In Leningrad we were met by K.Y. Voroshilov and A.A. Zhdanov. Both were extremely concerned about the situation, because the enemy was fiercely forcing his way to Lake Ladoga in order to seal the ring around the city.
The Baltic Fleet formed seven marine brigades and quite a few other special marine units. The overall number of Baltic Fleet sailors fighting on land (including a marine brigade subordinated to the command of the Karelian Front) exceeded 125,000. They showed excellent performance. The 1st, 2nd and 3rd Marine Brigades won outstanding glory on the Narva-Kingisepp-Luga, and Kotly-Koporye and river sectors.
On that day I visited the cruiser Maxim Gorky. Nobody aboard had thought that it would be necessary to send so many ratings to the land battlefront. But the threat to Leningrad from land continued to mount and it was necessary to mobilise all the available fighting forces.
In the morning of August 30, I proceeded to Kronstadt via Oranienbaum. We left Oranienbaum in a motor launch. Though Kronstadt looked bleak, it warmed the heart of every sailor as in the past, because he felt at home there. As my launch approached Peter I Harbour I could not help noticing that the traffic there was unusually lively. Launches and tugs were pursuing their courses. The battleship Oktyabrskaya Revolutsiya was moored on the roads, another battleship—the Marat—was moored with its stern to the jetty in the harbour.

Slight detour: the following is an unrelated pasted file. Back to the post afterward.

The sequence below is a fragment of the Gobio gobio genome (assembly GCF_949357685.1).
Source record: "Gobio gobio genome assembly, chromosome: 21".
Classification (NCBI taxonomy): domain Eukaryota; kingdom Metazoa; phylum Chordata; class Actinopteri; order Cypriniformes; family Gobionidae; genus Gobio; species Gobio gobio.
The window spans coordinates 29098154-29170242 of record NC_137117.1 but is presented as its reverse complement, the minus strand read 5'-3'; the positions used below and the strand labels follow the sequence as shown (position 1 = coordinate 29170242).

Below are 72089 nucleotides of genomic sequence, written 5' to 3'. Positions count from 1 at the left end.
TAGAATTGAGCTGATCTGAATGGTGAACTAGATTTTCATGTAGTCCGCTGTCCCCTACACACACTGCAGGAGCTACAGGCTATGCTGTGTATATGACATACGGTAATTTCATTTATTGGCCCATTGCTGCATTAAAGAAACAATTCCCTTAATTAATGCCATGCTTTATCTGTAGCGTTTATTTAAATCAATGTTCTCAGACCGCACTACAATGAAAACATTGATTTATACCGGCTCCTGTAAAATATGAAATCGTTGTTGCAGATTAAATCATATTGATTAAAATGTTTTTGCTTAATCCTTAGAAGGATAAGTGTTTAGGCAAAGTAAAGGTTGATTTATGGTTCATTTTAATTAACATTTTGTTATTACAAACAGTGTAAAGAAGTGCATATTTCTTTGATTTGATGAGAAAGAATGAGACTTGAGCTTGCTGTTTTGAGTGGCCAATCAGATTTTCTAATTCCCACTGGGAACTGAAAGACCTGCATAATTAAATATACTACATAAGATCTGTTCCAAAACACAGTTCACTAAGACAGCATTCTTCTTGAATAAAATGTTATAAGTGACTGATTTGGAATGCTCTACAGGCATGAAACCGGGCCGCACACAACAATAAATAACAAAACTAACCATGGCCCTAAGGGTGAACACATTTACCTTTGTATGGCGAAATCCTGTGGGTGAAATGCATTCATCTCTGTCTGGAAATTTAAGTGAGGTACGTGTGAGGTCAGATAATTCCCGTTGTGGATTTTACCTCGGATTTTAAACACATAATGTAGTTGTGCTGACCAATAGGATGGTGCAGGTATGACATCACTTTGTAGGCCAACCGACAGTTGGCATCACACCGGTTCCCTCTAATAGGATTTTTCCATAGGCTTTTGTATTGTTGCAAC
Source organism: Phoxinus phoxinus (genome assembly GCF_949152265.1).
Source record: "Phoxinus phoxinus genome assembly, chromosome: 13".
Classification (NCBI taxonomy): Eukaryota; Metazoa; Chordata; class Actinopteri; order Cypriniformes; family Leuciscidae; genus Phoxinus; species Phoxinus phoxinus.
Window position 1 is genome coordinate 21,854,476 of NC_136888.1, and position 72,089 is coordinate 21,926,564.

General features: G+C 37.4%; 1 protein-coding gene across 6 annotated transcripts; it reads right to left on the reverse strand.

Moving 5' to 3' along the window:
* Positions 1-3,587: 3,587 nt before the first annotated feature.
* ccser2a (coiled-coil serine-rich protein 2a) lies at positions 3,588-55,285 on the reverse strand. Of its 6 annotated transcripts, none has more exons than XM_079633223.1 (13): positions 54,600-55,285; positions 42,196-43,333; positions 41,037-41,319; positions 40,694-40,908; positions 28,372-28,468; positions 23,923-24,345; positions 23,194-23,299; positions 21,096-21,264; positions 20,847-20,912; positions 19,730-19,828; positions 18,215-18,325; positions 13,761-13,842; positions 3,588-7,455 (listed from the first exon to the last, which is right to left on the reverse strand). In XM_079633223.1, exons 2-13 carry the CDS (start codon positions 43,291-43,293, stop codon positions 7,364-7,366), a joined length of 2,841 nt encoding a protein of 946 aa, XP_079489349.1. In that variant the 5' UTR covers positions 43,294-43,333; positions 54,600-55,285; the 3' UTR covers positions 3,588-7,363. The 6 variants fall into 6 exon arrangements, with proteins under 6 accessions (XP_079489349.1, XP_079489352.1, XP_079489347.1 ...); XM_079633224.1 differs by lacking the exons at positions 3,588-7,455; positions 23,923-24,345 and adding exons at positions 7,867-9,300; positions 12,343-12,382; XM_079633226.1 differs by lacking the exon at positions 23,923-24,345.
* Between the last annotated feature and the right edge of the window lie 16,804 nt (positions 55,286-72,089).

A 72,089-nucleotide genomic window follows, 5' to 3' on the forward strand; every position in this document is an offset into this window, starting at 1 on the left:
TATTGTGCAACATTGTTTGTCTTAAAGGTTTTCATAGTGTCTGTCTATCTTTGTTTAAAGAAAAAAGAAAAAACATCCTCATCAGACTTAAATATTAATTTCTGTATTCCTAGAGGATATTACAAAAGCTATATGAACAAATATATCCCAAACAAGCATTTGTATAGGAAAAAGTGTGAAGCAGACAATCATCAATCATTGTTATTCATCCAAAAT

In Kronstadt I saw officers and men from ships that had been sunk by mines en route from Tallinn. They were awaiting appointments. They were courageous people who were capable of enduring all the hardships and, if necessary, to sacrifice their lives. But on that day they were in low spirits.
The fleet command reported to me in detail on the evacuation of Tallinn and on the fleet's breakthrough to Kronstadt. I gathered from the report that, though the situation was extremely grave, the command retained control of the fleet formations till the very end. The fleet had not fled from the enemy. It had executed an orderly withdrawal. In that critical hour the command of the fleet and the main fleet detachment displayed an indomitable spirit and staying power. And I was aware of this.